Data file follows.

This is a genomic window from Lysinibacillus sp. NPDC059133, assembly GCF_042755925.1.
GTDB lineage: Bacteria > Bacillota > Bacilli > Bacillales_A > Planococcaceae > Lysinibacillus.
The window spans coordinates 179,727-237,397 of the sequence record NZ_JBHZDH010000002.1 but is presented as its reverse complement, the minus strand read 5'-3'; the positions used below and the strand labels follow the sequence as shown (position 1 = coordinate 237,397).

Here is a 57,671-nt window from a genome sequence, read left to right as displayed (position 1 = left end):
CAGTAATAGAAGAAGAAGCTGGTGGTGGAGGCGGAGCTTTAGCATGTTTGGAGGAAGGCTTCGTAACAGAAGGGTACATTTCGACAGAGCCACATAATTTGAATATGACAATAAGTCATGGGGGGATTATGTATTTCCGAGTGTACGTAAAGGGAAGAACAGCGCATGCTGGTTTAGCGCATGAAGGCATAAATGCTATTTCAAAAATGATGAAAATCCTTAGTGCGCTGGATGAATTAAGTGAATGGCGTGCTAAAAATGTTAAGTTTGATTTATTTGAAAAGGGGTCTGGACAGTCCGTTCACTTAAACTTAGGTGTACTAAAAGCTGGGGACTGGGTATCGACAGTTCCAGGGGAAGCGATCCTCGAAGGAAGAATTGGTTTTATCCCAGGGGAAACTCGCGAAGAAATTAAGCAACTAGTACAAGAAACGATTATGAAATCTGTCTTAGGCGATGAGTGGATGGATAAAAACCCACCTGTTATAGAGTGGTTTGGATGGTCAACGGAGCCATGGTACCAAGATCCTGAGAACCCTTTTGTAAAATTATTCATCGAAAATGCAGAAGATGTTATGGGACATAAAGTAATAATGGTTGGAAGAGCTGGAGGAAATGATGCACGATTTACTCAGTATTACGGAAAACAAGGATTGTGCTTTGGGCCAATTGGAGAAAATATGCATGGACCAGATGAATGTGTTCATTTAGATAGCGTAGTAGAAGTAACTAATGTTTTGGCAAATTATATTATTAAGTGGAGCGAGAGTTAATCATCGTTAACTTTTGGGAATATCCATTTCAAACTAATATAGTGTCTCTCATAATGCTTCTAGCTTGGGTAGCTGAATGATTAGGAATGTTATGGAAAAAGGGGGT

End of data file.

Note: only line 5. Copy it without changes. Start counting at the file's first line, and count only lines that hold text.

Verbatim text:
CAGTAATAGAAGAAGAAGCTGGTGGTGGAGGCGGAGCTTTAGCATGTTTGGAGGAAGGCTTCGTAACAGAAGGGTACATTTCGACAGAGCCACATAATTTGAATATGACAATAAGTCATGGGGGGATTATGTATTTCCGAGTGTACGTAAAGGGAAGAACAGCGCATGCTGGTTTAGCGCATGAAGGCATAAATGCTATTTCAAAAATGATGAAAATCCTTAGTGCGCTGGATGAATTAAGTGAATGGCGTGCTAAAAATGTTAAGTTTGATTTATTTGAAAAGGGGTCTGGACAGTCCGTTCACTTAAACTTAGGTGTACTAAAAGCTGGGGACTGGGTATCGACAGTTCCAGGGGAAGCGATCCTCGAAGGAAGAATTGGTTTTATCCCAGGGGAAACTCGCGAAGAAATTAAGCAACTAGTACAAGAAACGATTATGAAATCTGTCTTAGGCGATGAGTGGATGGATAAAAACCCACCTGTTATAGAGTGGTTTGGATGGTCAACGGAGCCATGGTACCAAGATCCTGAGAACCCTTTTGTAAAATTATTCATCGAAAATGCAGAAGATGTTATGGGACATAAAGTAATAATGGTTGGAAGAGCTGGAGGAAATGATGCACGATTTACTCAGTATTACGGAAAACAAGGATTGTGCTTTGGGCCAATTGGAGAAAATATGCATGGACCAGATGAATGTGTTCATTTAGATAGCGTAGTAGAAGTAACTAATGTTTTGGCAAATTATATTATTAAGTGGAGCGAGAGTTAATCATCGTTAACTTTTGGGAATATCCATTTCAAACTAATATAGTGTCTCTCATAATGCTTCTAGCTTGGGTAGCTGAATGATTAGGAATGTTATGGAAAAAGGGGGT